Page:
Mercury-removing polymer fights global health crisis

The University of Tulsa Department of Chemistry and Biochemistry has collaborated with international researchers to create a polymer that removes mercury from water and soil. The compound, sulfur-limonene polysulfide, is made entirely from industrial by-products sulfur and limonene and has the potential to address one of the most widespread and debilitating pollution problems on earth.

A block of the sulfur-limonene polysulfide

The new polymer’s affinity for mercury is a game-changer for global health, especially in developing nations where artisanal mining occurs.

“Mercury pollution has led to a very serious health and environmental crisis,” said Justin Chalker, the project’s lead researcher and lecturer in synthetic chemistry at Flinders University in Adelaide, Australia. Chalker began the investigation as a chemistry faculty member at TU. “We hope our material can help ameliorate these conditions.”

Mounds of sulfur from an oil refinery

A combination of the industrial by-products sulfur and limonene, the polymer is an efficient use of waste generated by the petroleum and citrus industries. Petroleum engineering facilities produce more than 70 million tons of sulfur each year, and the world’s citrus processors produce more than 70 million tons of limonene, which is found in orange peels. Nontoxic and inexpensive to make, Chalker said the polymer could support large-scale environmental cleanup efforts.

“This is a new benchmark in synthesizing useful materials from sustainable feedstocks,” Chalker said. “Many of the materials we rely on every day, such as plastics, coatings and medicines, are largely synthesized from nonrenewable petroleum resources.”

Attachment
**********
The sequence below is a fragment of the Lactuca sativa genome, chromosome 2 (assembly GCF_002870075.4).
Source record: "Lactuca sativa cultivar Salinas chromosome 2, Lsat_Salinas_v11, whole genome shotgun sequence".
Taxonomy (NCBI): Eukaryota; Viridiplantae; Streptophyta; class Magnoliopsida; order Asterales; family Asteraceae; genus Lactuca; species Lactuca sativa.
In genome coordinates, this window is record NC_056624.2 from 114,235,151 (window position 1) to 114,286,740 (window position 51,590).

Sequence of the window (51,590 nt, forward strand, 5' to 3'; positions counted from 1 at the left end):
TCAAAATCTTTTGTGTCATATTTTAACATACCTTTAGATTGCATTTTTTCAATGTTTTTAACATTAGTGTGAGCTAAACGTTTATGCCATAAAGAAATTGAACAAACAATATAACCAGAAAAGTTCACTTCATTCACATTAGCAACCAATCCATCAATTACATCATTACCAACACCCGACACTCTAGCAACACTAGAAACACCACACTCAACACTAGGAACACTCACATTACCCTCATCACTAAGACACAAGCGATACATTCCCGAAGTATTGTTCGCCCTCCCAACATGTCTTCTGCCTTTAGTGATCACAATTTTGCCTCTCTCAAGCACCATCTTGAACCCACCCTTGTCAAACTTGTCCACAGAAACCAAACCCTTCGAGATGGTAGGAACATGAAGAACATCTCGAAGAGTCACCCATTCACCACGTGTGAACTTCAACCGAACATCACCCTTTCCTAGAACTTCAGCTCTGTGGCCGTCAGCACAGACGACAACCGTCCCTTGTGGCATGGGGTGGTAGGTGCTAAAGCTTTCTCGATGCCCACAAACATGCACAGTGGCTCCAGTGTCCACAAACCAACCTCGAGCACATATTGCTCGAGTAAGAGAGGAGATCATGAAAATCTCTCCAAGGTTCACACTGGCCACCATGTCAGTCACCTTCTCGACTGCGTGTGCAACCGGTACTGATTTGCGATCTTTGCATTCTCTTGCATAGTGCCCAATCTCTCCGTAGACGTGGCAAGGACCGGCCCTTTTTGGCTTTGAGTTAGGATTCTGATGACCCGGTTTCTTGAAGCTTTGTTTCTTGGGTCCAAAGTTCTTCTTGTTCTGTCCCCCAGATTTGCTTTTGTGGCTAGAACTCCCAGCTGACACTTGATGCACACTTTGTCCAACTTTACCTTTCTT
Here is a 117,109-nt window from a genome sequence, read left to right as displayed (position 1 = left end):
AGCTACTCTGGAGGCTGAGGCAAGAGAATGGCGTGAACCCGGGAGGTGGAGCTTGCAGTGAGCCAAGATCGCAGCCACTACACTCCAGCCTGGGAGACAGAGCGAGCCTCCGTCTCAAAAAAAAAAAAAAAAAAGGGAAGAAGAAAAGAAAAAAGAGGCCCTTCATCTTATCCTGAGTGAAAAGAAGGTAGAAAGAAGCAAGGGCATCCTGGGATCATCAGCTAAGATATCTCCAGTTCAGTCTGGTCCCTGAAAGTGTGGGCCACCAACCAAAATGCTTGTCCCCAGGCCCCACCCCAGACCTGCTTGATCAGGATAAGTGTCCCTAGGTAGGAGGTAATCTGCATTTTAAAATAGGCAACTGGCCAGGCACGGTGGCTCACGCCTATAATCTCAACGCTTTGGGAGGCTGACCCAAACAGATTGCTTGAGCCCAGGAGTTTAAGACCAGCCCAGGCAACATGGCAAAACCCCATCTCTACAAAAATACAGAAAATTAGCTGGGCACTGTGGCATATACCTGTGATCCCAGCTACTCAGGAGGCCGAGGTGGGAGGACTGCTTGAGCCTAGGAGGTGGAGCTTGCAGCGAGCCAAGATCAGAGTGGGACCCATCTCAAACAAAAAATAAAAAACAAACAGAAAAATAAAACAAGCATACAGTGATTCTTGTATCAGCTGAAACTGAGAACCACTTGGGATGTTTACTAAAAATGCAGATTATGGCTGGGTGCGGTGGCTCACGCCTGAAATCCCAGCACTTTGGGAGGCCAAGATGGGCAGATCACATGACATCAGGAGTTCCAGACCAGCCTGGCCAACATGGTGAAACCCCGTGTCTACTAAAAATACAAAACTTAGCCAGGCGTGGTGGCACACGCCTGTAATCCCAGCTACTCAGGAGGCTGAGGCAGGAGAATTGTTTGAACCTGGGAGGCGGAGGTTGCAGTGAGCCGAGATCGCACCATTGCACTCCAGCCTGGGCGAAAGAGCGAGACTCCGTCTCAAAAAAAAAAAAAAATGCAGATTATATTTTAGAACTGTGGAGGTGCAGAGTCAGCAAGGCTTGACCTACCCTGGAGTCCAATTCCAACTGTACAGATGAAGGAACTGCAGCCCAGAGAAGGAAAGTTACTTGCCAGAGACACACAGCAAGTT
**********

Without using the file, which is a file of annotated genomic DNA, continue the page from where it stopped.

The remediation process involves mercury forming a strong bond to the polymer, which prevents the mercury from being washed away. For soil purification, the soil is washed with water, and the soluble mercury is removed after it adheres to the polymer. Chalker’s research team intends to use the polymer as a coating for pipes or water filters to remove mercury. For large-scale operations, polymer beds could be designed for mercury extraction.

The sulfur-limonene polysulfide turns yellow upon exposure to solutions of this toxic salt.

The project’s contributions to waste valorization and environmental remediation would not have been possible without the presence of undergraduate research students at The University of Tulsa and Flinders University. As students in TU’s Tulsa Undergraduate Research Challenge program, alumnus Michael Crockett (BS ’15) and chemistry senior Austin Evans worked closely with Chalker for two years on the polymer’s development.

“Undergraduate research is a transformational experience in education,” Chalker said. “It’s typically the first time students have the freedom, resources and license to generate entirely new ideas and technologies.”

Evans said the knowledge and skills he gained throughout the project are invaluable to his future.

“Undergraduate research is truly unrivaled at TU, and it’s been exciting to be involved in such a significant discovery,” he said. “We are taking two substances with very limited uses and utilizing them to treat a serious pollution challenge.”

The research has been published in an open-access article in Angewandte Chemie International Edition, one of the highest profile journals in chemistry research. In addition to TU’s contributions, Flinders University honors student Max Worthington, the Centre for NanoScale Science and Technology at Flinders, the Institute of Molecular Medicine at the University of Lisbon and the University of Cambridge participated in the project.

Multiple patent applications have been filed, and TU is partnering with Flinders University to commercialize the technology for fieldwork.

View the published research at